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Spinal Pain
Anesthesia and Pain Medicine 2008;3(4):241-244.
Published online October 30, 2008.
The changes of skin temperature in lower extremity during spinal anesthesia and general anesthesia
Hye Young Kim, Kyu Chang Lee, Myeong Jong Lee, Jai Won Koo, Pyong Eun Park, Jong Min Bahn
Department of Anesthesiology and Pain Medicine, College of Medicine, Kunkuk University, Chungju, Korea. leekyu@kku.ac.kr
Abstract
BACKGROUND
Skin temperature is well known to increase after spinal anesthesia due to sympathetic blockade and vasodilation. The purpose of this study is to find the changes of skin temperature in lower extremities during spinal and general anesthesia. METHODS: Patients were divided into three groups: SA (spinal anesthesia), GA (general anesthesia) and control (N) group. Skin temperature was recorded in the ventral aspect of mid thigh before induction and 5, 15, 30 min after induction. RESULTS: In all groups, skin temperature increased after 5, 15, 30 min significantly. And temperature gradients between before induction and after 30 minutes did not differ significantly in the three groups (P < 0.05). CONCLUSIONS: The changes of skin temperature in the lower extremities are similar with spinal anesthesia and general anesthesia.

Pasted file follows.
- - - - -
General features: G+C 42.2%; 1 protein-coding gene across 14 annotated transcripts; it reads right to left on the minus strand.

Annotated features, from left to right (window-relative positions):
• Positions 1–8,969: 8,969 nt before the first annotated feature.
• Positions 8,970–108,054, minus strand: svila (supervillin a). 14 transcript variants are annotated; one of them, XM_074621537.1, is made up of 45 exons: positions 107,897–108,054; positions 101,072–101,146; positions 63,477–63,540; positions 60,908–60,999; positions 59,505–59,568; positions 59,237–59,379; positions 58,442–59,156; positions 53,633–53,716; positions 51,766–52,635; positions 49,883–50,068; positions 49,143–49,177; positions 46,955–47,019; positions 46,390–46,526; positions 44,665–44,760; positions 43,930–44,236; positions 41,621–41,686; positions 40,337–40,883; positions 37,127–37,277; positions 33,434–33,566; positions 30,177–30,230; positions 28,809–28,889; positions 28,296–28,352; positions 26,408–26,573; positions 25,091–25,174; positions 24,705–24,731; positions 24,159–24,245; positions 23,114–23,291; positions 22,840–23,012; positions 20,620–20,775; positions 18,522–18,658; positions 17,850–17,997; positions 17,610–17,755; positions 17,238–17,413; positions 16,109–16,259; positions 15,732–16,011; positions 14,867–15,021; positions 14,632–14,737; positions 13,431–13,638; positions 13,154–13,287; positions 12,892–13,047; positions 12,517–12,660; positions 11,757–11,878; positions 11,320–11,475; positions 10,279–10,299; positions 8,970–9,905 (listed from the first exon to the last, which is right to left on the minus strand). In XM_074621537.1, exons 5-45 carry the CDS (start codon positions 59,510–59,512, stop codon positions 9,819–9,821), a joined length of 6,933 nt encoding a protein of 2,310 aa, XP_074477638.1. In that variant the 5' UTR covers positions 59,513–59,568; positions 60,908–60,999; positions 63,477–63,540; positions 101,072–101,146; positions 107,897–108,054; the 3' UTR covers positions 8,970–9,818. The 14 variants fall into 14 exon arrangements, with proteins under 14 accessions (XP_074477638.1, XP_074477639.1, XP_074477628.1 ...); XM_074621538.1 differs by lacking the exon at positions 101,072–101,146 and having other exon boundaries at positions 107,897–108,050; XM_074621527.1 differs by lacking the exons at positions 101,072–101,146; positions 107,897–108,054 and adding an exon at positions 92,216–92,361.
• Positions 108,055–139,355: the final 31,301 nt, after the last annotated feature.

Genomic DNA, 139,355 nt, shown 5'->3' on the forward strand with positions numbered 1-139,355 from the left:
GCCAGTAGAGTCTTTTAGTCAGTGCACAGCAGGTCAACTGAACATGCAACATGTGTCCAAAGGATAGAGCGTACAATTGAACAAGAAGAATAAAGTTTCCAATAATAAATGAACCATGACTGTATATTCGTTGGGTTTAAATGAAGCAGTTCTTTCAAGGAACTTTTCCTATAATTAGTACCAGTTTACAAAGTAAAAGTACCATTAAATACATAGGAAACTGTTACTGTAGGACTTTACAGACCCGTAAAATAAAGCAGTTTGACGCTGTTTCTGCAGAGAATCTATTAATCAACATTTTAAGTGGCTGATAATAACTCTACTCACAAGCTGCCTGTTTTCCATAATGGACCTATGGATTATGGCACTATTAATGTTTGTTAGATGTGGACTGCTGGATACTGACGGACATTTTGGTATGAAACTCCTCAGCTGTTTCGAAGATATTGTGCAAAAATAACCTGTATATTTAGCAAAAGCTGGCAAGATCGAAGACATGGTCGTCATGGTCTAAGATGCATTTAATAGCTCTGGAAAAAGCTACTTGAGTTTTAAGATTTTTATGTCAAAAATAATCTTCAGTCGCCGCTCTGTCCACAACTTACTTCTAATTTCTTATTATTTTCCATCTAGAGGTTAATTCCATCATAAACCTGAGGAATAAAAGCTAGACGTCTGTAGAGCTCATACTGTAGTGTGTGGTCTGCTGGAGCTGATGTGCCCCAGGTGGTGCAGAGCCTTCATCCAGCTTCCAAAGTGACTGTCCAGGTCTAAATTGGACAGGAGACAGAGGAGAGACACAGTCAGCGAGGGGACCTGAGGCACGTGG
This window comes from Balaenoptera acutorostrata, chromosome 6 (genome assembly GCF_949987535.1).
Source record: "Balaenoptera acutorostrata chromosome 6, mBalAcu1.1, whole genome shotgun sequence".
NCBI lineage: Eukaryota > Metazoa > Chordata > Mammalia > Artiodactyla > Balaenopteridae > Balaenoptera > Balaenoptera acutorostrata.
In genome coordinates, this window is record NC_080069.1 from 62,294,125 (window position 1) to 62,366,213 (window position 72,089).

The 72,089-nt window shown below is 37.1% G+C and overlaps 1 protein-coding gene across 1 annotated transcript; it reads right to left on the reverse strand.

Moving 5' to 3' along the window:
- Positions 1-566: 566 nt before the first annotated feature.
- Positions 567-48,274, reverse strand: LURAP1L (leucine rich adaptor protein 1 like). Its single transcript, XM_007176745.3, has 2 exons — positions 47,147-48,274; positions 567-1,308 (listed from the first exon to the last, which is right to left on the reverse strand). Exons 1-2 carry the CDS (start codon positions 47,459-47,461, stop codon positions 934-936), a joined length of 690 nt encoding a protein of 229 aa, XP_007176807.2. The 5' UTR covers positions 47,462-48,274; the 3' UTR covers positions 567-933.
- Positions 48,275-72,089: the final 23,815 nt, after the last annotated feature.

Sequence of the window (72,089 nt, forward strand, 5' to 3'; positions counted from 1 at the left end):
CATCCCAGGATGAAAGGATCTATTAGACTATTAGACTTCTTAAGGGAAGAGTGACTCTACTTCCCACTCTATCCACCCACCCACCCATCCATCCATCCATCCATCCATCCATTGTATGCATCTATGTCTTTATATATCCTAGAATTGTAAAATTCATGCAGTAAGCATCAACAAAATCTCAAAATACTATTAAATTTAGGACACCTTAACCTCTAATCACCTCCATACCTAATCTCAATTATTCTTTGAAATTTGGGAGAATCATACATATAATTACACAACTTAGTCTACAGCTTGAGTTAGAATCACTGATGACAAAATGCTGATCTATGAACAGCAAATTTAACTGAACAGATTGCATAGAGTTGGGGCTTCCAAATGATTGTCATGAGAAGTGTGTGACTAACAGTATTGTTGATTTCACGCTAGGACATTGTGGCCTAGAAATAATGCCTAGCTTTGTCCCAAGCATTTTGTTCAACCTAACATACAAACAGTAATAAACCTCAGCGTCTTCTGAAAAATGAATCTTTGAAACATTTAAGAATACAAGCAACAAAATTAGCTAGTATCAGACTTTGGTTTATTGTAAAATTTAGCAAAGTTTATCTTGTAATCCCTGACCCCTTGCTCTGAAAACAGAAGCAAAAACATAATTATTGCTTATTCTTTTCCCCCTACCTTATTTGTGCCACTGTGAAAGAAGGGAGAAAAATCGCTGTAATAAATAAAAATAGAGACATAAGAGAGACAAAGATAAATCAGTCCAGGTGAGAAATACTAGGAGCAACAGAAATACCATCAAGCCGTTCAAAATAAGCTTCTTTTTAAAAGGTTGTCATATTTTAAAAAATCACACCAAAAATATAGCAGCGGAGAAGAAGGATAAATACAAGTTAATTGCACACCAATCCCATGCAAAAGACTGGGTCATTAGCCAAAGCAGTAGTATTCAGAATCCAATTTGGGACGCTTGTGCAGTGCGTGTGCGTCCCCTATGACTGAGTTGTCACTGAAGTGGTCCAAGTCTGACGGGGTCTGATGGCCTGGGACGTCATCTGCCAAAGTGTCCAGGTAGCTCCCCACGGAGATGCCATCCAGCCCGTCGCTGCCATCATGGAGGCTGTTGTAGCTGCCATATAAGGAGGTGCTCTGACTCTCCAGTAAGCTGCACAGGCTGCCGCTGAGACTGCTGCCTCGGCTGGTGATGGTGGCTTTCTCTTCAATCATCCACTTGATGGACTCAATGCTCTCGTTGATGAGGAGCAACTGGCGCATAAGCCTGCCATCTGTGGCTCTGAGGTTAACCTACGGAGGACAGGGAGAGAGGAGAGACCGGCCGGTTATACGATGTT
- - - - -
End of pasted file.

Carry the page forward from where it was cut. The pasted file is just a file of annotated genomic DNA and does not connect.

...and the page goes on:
Key Words: general anesthesia, skin temperature, spinal anesthesia


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